The future for last-place teams
April's six bottom-feeders have time to turn things around -- and tough decisions ahead
While September is the worst time of year to be in last place, it's not much more fun being there in April. If your team was expected to be a contender, it's painful to see your offseason plan unravel so quickly, and for rebuilding teams it is a signal to fans that there won't be any fairy tale runs this season.
However, it is still early in the season, which means that there's plenty of time for the also-rans to either turn their seasons around, or, if that's not in the cards, start moving toward long-term goals. So, what's in store for the current cellar dwellers? We examined each of them to find out.
Baltimore Orioles (8-12, 4½ games back)
After a 6-1 start that had the Orioles in first place, the wheels came off the apple cart and the O's lost eight games in a row -- and 11 of 13 -- and find themselves in the familiar spot of last place.
While the team had expectations of finishing .500 or better after aggressively trading for Mark Reynolds and J.J. Hardy and signing Derrek Lee and Vladimir Guerrero, a little shot of reality isn't the worst thing for the franchise. The American League East is a tough division and the Orioles are not done rebuilding. Lee (.211/.294/.276) and Guerrero (.265/.265/.398) will play better than they have to this point, but their primary value to the Orioles remains what they can be traded for when that happens.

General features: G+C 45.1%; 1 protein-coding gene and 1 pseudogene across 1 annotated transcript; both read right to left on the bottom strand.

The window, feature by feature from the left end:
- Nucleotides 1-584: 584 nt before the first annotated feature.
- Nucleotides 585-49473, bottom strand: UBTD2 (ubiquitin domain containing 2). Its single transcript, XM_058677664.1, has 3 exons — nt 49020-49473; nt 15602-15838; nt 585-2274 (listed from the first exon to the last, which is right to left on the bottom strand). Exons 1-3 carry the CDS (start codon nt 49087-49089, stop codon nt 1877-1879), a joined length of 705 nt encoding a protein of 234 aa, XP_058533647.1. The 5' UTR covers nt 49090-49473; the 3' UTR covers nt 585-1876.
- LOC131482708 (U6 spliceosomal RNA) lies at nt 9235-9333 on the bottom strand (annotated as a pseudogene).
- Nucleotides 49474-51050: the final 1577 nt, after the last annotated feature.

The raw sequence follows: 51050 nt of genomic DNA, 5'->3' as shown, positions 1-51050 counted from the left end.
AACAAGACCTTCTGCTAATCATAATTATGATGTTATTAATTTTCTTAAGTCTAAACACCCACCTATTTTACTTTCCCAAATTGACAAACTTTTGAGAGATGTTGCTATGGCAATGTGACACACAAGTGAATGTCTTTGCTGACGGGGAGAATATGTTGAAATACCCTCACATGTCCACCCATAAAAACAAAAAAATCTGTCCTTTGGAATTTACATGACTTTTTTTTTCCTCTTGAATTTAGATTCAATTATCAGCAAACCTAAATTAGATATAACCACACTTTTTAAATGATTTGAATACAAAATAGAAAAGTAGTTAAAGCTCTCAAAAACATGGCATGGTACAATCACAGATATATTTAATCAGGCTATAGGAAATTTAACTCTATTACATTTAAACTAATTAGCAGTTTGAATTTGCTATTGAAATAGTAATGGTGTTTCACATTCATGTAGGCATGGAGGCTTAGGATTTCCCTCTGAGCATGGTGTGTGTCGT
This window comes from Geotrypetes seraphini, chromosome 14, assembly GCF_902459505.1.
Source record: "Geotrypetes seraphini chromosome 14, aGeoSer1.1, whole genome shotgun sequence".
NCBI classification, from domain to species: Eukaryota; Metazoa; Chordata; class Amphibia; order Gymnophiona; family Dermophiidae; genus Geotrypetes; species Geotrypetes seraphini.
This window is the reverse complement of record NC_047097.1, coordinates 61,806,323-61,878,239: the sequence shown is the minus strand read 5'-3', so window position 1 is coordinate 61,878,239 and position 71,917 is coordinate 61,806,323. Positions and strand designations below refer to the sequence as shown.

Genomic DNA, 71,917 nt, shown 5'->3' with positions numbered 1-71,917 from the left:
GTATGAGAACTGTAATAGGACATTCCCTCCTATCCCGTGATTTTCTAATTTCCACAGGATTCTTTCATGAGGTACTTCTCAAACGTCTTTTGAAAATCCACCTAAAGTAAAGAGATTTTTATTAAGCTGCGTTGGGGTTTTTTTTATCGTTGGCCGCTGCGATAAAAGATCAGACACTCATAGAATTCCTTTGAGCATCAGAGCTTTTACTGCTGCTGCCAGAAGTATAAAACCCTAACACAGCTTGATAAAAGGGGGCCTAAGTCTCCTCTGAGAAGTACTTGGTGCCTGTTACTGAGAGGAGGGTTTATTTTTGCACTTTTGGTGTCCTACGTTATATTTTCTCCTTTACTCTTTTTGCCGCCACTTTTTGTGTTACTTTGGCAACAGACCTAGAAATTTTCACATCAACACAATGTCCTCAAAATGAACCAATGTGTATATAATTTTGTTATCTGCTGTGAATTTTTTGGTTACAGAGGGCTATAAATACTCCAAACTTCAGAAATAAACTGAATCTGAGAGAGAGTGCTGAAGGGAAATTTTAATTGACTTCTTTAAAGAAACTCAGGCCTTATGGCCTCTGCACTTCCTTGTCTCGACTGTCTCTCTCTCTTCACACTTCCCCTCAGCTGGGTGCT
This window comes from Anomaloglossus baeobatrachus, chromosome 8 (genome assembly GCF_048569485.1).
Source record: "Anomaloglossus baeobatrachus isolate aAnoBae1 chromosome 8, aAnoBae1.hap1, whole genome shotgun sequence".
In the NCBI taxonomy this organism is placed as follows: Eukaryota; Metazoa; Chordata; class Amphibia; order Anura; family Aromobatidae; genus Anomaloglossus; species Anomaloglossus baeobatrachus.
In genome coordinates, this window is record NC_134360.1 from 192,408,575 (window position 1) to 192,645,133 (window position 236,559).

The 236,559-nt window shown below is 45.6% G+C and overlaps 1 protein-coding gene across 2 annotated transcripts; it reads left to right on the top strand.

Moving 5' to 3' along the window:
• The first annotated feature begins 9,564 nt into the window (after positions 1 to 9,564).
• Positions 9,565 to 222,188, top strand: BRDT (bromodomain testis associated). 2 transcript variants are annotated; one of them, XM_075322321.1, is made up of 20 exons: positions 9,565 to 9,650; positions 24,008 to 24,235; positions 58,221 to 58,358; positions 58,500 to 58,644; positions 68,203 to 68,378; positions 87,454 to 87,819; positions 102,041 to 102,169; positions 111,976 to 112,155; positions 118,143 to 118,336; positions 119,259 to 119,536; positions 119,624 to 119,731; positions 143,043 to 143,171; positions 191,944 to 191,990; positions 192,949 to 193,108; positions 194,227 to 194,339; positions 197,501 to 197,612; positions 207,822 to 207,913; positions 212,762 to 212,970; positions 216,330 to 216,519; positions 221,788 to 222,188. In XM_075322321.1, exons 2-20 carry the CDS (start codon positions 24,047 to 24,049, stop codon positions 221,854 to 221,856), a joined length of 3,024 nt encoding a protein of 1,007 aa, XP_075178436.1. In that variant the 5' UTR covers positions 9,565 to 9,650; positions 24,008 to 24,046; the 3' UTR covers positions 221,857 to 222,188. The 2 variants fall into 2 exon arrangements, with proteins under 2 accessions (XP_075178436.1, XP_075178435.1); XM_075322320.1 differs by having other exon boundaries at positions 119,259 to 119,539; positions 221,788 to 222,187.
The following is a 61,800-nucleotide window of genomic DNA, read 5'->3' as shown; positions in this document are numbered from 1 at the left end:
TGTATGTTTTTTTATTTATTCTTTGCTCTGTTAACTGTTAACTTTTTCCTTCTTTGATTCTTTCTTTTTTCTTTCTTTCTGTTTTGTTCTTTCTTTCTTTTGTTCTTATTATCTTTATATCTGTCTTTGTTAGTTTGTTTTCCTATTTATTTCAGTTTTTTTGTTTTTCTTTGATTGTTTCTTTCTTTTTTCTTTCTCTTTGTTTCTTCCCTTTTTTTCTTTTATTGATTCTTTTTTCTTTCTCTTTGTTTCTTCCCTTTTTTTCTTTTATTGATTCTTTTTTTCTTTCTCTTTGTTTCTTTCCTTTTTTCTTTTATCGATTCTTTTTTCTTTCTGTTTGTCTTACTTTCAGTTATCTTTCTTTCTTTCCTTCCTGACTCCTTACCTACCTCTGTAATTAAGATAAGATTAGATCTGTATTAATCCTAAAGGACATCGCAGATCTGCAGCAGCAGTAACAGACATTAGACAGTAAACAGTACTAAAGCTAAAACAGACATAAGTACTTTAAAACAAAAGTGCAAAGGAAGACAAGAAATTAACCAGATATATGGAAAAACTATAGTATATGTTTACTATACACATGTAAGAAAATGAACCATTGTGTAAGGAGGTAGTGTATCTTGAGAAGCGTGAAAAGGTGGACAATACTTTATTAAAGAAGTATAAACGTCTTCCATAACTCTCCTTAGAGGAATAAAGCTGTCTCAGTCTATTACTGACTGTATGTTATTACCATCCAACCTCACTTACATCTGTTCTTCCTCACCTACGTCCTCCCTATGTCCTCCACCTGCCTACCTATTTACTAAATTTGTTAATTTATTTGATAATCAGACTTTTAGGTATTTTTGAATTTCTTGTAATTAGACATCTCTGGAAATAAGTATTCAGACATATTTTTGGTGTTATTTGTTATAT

Reynolds and Hardy are still young enough for the Orioles to hang onto going forward (there are no big third base prospects on the horizon and blue-chip shortstop prospect Manny Machado is a few years away), so Baltimore's biggest priority going forward is to evaluate who it wants to keep long-term and who it should be shopping in July.
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